(News-Herald, January 24) By now we all know about alpha males, big manly testosterone-spewing arm-flexing studly mountains of leaderliness. But what is the female counterpart of an alpha male?
Men and women, according to a wide assortment of learned sociologists and regular humans, communicate and socialize differently. Men, it’s said, tend to organize themselves in hierarchies. Like dogs and other pack animals, when you put men together, they strut or bluster or act commanding or just butt heads until everyone sorts out who stands above whom in the pecking order.
Men are pretty comfortable with this. That’s why we have the oft-repeated movie image of two men who punch the daylights out of each other, get up, brush off their clothes, and go get a drink together. Once they know how they stand with each other, they can be friendly. The man who tends to land furthest up the food chain is the alpha male.
But that, according to the learned sociologists, is not how women work.
Women socialize by networking. They don’t keep score by knowing who can whip whom, or who occupies the steps above and below a certain position. If the male social model looks like a ladder, women’s looks like a giant web.
Women get points for their connections. Women in this traditional model gain status by knowing more people, being close to more people, being the hub around which the wheel of their social circle turns.
This means that men and women compete differently. Men will bluster and boss each other around and push and shove and throw their weight around until the top dog is clearly identified.
But women compete by trying to make connections, collecting social ties like baseball cards. And it’s a competition that can get rather ugly at times.
Not that these competitions are always evident. Much of the working world is set-up to follow the male model—the organizational chart tells us who the alpha dog is. And traditional workplaces are not kind to women who try to play this game—often they are often given a dog-related label, but it isn’t “alpha.”
Still, we know what alpha dog competition looks like. Because you can’t beat people into being your friend, women’s competition is less obvious.
But sometimes it can be very visible. You’ll often find it, for example, after someone dies, and people compete for the role of Chief Mourner. They’ll play “Can You Top This” with a litany of special moments they shared with the deceased, special confidences that only they were privy to.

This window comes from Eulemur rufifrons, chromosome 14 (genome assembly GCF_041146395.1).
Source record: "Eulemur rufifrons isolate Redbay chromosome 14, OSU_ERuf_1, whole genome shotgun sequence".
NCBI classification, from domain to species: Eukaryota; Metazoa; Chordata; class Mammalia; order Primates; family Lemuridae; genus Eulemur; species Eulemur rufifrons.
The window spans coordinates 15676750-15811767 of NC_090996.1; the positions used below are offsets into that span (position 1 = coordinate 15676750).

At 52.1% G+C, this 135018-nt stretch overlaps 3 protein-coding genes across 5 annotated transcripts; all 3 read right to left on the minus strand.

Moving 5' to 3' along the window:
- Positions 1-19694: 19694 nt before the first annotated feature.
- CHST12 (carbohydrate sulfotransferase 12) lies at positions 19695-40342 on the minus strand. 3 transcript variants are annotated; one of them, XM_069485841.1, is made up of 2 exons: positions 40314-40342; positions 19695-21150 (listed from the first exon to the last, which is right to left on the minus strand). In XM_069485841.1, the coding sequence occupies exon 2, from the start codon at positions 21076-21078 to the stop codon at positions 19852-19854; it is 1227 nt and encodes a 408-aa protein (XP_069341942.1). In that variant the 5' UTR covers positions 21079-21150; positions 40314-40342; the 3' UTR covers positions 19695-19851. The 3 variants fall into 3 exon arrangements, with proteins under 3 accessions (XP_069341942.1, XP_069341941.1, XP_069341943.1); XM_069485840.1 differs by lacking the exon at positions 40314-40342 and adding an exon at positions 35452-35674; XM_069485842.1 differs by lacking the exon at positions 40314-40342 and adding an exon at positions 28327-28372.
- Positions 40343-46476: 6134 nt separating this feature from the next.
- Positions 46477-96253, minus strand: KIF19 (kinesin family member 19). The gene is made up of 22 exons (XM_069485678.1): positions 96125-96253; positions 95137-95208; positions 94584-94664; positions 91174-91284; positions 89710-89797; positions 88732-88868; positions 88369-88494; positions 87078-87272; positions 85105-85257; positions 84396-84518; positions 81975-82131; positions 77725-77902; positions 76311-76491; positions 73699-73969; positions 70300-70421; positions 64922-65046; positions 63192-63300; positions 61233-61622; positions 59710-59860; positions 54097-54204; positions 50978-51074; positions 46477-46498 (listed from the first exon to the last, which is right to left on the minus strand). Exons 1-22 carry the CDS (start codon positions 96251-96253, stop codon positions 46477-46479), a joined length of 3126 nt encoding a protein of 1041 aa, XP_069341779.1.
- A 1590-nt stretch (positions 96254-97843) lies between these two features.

In a workplace where alpha females are competing, you’ll see a more subtle version of the same. Often the competition centers on information—you prove you’re closer to a co-worker by proving that the co-worker has told you things that nobody else knows. That’s why workplace gossip can be so important—not because it proves you Know Things but because it proves you’re the one that people talk to.
The appearance of a new face in the workplace can also trigger alpha female competition for the right to claim the new person for rival alpha networks. That’s why new people in the office can seem very popular, at least until they declare their allegiance.
The competition also plays out in family settings. In many traditional families, you show respect for the alpha female by respecting her right to be the hostess for holiday family gatherings. That’s why “Gram, why don’t you let us help with Thanksgiving this year” is often greeted with a distinct lack of enthusiasm. It’s not viewed as help, but as a challenge, on the order of one man walking up to another at a bar and saying, “Let me help you out by dancing with your wife.”
When the alpha female in a family passes, it often gives rise to as much chaos as the death of a mafia don. How many extended families have stopped gathering at the holidays because Grandma passed on, and the females of the next generation could not negotiate a new alpha.
Not all men feel the need to thump their manly chests when any other male comes within fifty feet, and not all women feel the need to own and operate a personal network of friends and associates. Likewise there are women who thump and men who network. But both varieties of alphas are worth recognizing, if for no other reason than to make sure you don’t cross them.
And yes, I’m aware that this column is full of gross gender generalizations. I’m not sorry I did it; I just want to let you know that I know so you can avoid the trouble of writing to tell me so.